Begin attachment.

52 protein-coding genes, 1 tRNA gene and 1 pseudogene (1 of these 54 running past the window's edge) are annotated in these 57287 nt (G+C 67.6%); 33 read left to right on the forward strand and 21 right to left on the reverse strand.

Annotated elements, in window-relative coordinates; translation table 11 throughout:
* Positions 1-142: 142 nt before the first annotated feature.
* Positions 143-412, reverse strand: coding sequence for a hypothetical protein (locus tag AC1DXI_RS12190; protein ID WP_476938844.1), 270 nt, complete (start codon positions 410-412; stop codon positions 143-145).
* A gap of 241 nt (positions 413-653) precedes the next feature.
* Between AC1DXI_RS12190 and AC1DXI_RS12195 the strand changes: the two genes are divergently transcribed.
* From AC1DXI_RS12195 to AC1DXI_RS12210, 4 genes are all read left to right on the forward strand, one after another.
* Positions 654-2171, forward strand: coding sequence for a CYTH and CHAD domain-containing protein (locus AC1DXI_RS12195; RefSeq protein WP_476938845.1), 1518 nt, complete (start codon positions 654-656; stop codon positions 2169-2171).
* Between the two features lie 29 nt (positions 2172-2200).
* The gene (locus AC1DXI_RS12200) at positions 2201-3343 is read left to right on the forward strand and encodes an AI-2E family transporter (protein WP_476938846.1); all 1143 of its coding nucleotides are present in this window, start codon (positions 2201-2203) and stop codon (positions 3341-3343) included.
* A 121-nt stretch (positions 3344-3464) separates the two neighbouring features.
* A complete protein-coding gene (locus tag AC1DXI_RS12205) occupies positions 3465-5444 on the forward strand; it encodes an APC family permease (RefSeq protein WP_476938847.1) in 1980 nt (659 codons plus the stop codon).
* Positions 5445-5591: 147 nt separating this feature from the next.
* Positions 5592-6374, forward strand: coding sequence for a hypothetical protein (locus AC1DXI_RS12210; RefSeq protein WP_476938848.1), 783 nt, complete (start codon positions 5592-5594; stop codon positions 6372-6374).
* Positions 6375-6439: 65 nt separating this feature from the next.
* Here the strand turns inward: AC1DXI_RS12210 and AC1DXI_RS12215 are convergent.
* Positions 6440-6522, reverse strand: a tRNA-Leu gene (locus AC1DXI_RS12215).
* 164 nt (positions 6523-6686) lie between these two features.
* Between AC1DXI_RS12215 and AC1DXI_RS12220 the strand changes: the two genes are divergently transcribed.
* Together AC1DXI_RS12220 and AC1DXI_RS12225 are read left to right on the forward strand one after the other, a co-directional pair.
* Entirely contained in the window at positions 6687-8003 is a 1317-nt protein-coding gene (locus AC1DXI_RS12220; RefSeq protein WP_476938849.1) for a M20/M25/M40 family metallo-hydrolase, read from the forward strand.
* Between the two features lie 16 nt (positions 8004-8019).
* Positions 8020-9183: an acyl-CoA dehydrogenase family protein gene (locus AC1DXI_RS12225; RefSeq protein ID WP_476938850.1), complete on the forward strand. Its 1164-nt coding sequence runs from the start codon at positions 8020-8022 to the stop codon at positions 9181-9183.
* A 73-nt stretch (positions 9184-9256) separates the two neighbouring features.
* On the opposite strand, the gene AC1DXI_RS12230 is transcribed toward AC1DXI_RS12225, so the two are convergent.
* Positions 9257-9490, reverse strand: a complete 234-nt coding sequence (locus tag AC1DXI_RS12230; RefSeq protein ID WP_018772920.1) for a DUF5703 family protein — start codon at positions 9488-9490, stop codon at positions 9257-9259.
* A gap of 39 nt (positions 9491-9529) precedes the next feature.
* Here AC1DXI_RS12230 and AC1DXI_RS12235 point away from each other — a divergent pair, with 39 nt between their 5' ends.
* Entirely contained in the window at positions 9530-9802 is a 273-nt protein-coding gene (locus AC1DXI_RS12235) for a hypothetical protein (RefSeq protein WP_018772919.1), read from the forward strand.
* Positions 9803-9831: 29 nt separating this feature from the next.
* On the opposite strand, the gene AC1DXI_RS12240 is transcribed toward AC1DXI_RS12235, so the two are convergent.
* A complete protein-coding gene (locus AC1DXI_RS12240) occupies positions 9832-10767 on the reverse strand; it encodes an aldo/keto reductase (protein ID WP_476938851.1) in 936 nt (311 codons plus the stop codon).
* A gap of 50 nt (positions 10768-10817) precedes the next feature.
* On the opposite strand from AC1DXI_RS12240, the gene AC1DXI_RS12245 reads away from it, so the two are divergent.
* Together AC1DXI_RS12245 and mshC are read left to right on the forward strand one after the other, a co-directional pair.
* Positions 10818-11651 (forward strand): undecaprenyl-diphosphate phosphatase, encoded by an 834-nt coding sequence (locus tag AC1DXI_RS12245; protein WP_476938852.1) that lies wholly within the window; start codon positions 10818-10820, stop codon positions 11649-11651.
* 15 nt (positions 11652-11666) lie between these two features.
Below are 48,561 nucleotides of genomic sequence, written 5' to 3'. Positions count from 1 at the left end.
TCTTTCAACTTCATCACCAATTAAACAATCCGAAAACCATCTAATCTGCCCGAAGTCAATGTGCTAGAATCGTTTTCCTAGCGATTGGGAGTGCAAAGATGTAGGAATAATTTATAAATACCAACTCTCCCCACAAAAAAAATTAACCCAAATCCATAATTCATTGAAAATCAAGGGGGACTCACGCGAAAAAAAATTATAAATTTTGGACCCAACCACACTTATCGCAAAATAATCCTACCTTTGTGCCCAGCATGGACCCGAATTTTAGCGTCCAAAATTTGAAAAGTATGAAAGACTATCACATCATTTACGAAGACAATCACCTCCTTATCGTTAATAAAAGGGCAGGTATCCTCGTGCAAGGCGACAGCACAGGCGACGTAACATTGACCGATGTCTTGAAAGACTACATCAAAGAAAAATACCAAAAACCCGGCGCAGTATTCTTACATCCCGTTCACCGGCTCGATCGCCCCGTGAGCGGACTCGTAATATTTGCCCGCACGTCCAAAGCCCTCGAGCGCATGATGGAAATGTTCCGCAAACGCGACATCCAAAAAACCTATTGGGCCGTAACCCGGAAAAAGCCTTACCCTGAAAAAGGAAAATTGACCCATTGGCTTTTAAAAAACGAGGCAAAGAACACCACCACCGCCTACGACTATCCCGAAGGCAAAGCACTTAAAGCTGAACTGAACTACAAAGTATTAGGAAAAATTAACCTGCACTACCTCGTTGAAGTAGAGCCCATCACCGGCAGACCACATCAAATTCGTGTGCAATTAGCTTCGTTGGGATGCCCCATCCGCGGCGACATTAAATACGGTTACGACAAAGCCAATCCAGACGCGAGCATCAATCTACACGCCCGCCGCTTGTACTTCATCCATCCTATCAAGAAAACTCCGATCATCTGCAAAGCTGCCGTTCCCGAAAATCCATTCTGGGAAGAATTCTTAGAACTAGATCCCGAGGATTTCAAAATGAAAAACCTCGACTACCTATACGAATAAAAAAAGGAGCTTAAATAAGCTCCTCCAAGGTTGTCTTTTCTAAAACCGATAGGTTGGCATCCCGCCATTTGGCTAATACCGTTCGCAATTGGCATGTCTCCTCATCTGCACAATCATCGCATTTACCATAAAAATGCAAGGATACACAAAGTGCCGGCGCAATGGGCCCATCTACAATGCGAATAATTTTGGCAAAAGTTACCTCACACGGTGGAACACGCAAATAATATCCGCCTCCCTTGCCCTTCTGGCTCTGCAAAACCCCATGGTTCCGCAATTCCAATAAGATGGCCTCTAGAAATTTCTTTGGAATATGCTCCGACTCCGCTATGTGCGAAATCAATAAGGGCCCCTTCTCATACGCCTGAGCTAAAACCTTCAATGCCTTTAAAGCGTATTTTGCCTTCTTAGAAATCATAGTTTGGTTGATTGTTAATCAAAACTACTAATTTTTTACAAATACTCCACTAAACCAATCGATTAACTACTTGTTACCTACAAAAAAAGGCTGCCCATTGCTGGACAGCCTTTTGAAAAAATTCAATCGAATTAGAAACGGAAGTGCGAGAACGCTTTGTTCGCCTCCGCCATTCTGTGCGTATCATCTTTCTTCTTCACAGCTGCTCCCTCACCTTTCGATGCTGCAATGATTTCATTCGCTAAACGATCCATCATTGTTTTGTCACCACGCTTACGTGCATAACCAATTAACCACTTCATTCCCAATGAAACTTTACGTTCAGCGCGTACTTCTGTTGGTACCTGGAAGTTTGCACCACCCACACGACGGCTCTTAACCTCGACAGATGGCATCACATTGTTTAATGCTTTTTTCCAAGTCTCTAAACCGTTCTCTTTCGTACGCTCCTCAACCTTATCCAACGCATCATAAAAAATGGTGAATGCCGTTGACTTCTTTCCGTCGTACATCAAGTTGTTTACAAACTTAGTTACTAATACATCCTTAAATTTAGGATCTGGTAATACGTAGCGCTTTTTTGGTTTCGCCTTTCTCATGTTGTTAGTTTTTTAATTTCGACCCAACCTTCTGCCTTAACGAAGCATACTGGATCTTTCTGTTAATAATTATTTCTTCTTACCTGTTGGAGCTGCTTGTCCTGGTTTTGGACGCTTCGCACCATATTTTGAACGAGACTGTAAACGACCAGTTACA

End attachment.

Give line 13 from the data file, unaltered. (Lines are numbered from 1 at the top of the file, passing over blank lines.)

* Positions 5445-5591: 147 nt separating this feature from the next.